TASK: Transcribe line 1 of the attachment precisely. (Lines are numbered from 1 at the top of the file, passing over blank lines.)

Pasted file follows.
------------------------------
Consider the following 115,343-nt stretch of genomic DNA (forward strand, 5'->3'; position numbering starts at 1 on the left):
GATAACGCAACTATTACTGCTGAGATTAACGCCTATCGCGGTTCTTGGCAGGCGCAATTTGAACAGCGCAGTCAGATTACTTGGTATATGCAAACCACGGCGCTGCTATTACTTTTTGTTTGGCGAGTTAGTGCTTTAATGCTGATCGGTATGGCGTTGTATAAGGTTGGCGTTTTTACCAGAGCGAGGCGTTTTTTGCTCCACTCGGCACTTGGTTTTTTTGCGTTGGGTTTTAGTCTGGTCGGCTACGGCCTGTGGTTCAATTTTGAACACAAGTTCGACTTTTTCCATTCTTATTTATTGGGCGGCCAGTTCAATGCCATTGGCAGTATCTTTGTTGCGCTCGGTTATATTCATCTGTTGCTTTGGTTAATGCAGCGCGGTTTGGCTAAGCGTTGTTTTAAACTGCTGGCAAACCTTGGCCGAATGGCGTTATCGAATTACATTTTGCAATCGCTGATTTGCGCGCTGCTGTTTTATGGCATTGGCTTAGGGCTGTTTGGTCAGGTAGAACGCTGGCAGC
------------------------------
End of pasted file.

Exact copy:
Consider the following 115,343-nt stretch of genomic DNA (forward strand, 5'->3'; position numbering starts at 1 on the left):